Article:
Mapping Inequality updates the study of New Deal America, the federal government, housing, and inequality for the twenty-first century. It offers unprecedented online access to the national collection of "security maps" and area descriptions produced between 1935 and 1940 by one of the New Deal's most important agencies, the Home Owners' Loan Corporation or HOLC (pronounced "holk").
HOLC recruited mortgage lenders, developers, and real estate appraisers in nearly 250 cities to create maps that color-coded credit worthiness and risk on neighborhood and metropolitan levels. These maps and their accompanying documentation helped set the rules for nearly a century of real estate practice. They have also served as critical evidence in countless urban studies in the fields of history, sociology, economics, and law. Indeed, more than a half-century of research has shown housing to be for the twentieth century what slavery was to the antebellum period, namely the broad foundation of both American prosperity and racial inequality. Through offering a digital library of the state's role in housing development, Mapping Inequality illustrates vividly the interplay between racism, administrative culture, economics, and the built environment.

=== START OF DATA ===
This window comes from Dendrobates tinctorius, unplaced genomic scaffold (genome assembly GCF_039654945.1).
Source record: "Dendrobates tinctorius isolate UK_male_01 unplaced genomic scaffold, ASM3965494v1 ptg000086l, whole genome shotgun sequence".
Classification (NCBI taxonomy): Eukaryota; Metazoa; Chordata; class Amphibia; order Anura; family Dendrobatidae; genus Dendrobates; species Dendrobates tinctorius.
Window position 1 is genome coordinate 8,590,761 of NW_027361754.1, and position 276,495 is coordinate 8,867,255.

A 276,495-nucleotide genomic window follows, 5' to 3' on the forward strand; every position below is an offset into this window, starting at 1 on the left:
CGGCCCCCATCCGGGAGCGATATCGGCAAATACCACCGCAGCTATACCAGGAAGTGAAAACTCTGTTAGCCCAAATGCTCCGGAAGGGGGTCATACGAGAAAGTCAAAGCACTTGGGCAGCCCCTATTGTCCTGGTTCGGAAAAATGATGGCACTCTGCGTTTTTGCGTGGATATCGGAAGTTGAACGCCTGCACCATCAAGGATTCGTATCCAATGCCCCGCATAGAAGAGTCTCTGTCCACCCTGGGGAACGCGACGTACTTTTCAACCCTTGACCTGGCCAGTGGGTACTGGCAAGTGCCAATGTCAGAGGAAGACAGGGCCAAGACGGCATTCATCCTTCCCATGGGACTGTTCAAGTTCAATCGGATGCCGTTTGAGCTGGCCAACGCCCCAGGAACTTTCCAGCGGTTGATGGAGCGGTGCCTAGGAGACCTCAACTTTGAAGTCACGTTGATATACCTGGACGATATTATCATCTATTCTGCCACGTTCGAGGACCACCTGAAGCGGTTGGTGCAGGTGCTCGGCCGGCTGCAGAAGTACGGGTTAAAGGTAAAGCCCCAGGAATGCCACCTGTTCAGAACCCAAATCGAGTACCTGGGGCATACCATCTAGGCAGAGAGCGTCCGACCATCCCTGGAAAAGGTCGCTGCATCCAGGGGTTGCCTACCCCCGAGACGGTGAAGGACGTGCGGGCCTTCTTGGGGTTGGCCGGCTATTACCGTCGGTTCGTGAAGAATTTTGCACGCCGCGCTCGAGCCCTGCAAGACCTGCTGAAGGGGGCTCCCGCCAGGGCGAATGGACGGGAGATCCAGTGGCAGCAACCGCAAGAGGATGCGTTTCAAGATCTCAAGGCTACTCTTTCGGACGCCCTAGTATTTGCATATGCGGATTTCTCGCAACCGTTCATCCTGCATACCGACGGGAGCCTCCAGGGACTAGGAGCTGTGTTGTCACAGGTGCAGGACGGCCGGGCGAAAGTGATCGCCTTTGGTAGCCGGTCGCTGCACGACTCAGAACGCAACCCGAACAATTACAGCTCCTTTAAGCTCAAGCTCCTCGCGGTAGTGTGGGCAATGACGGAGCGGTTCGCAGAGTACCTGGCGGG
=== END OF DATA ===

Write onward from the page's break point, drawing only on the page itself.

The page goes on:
Mapping Inequality introduces viewers to the records of the Home Owners Loan Corporation on a scale that is unprecedented. Visitors can browse over 150 interactive maps and roughly 5000 individual area descriptions to get a view of Depression-era America as developers, realtors, tax assessors, and surveyors saw it—a set of interlocking color-lines, racial groups, and environmental risks. (Nearly all of the maps and area descriptions are available here, though a handful haven't yet been added.) They can also use the maps and area descriptions to draw connections between past state actions (and inactions) and contemporary American problems.